Adhering to copyright laws is a critical part of the job of an instructional designer. This page provides resources to help keep up with copyright rules.
Educational Fair Use
Even if copyrighted materials are being used for educational purposes, copyright laws still apply. However, they are much more lenient than in commercial settings. The following links explain the rules for using works for educational purposes
Many works are considered to be in the public domain. In this case the copyright for these works has expired, allowing them to be used and distributed freely. As a basic rule of thumb, works copyrighted before 1923 are safely in the public domain. For more exact dates, check out the public domain chart. The following are some sites that have public domain resources on them (however, you should always check to make sure material on a "public domain" site is really public domain).
Copyleft is similar to public domain. Materials that have been "copylefted" are available for free use and distribution as long as they remain free for others to use and distribute (read the Copyleft text). The following are links to excellent copyleft sites.
- General Information
- Copyright Clearance Center (CCC) - The CCC is a not-for-profit organization created at the suggestion of Congress to help organizations comply with U.S. copyright law. This site contains information about copyright law and through its licensing programs, it provides authorized users with a lawful means for making photocopies from its repertory of over 1.75 million titles.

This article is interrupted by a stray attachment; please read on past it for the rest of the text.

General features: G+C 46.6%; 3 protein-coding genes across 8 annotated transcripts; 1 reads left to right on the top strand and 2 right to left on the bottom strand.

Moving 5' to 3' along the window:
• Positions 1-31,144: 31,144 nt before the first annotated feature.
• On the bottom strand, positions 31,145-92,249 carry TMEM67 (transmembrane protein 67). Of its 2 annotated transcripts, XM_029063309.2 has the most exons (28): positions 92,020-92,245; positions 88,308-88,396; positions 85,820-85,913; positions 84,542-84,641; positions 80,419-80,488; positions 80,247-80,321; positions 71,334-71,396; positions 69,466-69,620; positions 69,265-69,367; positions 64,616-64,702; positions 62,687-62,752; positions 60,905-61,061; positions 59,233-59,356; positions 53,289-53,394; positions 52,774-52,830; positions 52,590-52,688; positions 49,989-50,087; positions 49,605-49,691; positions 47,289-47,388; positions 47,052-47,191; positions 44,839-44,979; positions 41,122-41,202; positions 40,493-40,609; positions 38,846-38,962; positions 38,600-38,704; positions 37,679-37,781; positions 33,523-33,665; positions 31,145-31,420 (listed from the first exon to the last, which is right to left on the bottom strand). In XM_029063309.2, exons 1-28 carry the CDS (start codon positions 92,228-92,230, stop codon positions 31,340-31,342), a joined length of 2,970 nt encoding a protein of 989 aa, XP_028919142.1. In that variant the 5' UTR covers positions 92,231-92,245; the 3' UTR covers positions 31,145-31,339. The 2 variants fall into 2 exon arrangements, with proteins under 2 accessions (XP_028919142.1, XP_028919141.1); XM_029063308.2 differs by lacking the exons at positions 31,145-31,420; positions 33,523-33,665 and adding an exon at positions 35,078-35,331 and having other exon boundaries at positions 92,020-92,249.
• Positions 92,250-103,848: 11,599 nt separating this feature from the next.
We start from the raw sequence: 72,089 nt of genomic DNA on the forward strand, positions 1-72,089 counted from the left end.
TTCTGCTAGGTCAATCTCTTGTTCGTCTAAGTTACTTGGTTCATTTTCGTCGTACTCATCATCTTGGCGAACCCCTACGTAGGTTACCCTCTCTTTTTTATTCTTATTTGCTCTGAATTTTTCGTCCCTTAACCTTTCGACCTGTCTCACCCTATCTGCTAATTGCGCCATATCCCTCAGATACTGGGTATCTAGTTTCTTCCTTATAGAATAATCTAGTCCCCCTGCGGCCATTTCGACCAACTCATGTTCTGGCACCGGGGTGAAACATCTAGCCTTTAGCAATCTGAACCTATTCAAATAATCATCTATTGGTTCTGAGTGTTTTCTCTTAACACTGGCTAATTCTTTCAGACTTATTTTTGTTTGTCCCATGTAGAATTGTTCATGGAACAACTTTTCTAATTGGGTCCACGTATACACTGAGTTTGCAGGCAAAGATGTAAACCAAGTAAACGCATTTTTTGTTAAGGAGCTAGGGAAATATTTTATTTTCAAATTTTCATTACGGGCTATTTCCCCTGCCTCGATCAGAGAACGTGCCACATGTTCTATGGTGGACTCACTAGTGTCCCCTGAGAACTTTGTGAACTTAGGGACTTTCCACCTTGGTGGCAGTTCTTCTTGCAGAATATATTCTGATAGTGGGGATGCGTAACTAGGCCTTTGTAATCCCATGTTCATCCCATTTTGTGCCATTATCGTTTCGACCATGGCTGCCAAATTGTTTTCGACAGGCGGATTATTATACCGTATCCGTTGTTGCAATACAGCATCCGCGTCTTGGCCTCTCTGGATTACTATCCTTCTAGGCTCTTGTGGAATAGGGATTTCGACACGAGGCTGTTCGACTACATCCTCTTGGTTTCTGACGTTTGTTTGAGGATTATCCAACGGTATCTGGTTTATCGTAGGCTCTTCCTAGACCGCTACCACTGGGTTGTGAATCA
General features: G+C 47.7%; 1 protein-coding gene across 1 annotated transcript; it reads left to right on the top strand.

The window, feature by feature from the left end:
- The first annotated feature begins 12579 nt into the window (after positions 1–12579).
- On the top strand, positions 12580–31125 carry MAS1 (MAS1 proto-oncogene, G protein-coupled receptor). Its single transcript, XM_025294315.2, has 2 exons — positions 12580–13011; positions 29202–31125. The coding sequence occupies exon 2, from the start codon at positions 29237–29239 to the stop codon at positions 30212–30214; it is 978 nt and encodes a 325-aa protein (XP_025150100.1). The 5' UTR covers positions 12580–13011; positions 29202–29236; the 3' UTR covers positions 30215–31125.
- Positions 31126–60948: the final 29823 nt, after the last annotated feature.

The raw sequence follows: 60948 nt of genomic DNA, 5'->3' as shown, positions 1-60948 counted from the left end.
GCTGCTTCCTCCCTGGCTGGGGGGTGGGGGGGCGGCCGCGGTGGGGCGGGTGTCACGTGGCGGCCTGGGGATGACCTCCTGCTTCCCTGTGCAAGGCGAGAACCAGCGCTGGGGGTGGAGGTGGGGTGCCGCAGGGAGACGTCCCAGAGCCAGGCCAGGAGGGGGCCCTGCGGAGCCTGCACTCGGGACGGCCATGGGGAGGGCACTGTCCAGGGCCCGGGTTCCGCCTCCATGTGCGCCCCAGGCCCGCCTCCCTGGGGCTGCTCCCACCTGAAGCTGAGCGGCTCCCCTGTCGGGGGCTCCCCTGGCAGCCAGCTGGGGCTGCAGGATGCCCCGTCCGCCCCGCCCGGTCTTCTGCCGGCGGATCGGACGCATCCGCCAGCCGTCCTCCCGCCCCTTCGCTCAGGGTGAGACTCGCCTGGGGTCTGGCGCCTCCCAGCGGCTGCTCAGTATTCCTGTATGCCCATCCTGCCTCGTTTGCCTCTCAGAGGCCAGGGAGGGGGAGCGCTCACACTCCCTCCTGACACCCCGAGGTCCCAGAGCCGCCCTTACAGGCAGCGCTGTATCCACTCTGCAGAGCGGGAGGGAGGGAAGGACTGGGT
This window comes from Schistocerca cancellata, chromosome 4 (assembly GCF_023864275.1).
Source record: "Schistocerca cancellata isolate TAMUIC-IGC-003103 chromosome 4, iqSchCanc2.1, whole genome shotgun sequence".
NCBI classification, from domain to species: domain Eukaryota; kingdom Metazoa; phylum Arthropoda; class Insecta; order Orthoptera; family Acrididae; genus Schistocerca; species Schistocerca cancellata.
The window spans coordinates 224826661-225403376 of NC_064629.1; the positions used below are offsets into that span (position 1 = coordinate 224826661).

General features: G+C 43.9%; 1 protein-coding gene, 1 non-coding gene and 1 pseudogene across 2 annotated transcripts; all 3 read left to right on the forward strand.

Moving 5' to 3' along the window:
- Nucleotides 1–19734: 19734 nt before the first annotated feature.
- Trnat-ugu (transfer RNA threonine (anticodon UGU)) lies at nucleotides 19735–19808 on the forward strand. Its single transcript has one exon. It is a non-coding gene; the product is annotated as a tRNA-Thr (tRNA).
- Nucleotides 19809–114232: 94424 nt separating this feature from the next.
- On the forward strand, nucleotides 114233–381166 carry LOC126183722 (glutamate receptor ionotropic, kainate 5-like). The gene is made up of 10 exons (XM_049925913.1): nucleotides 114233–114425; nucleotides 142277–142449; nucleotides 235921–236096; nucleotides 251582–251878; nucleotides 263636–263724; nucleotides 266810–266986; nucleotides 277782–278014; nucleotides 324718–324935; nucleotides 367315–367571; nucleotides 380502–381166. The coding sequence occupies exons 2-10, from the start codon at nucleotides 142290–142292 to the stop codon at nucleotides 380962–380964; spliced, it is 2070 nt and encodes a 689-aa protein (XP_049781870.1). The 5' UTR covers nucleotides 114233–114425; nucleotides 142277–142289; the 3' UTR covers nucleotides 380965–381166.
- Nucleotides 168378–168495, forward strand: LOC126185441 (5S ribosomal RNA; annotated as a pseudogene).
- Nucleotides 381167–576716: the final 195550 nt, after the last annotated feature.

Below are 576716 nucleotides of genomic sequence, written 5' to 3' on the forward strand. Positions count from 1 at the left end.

- Crash Course in Copyright - University of Texas information, easy to understand and very comprehensive.
- US Copyright Office - provides information about both national and international copyright laws as well as provides links to other resources.
- US Copyright Office-Copyright Basics - US Copyright Office circular providing overview of copyright laws.
- Electronic Media and the Web
- Association of Computing Machinery Copyright and Intellectual Property - The ACM U.S. Public Policy Committee (USACM) serves as the focal point for ACM's interaction with U.S. government organizations, the computing community and the U.S. public in all matters of U.S. public policy related to information technology. Updates on laws, and proposed bills are posted along with links to discussions and articles relating to Copyright and Intellectual Property.
- The Copyright Website! - The Copyright Website! endeavors to provide real world, practical and relevant copyright information of interest to infonauts, netsurfers, webspinners, content providers, musicians, appropriationists, activists, infringers, outlaws, and law abiding citizens by seeking to encourage discourse and invite solutions to the myriad of copyright tangles that currently permeate the Web.
- Cyber-Property: Copyright, Citations, and The WWW - The move to cyberspace poses unique problems in copyright and citation, but existing copyright laws and citation guidelines stop short of these new electronic frontiers. This paper by Janice R. Walker discusses the roles educators should play in the formation of Internet regulations.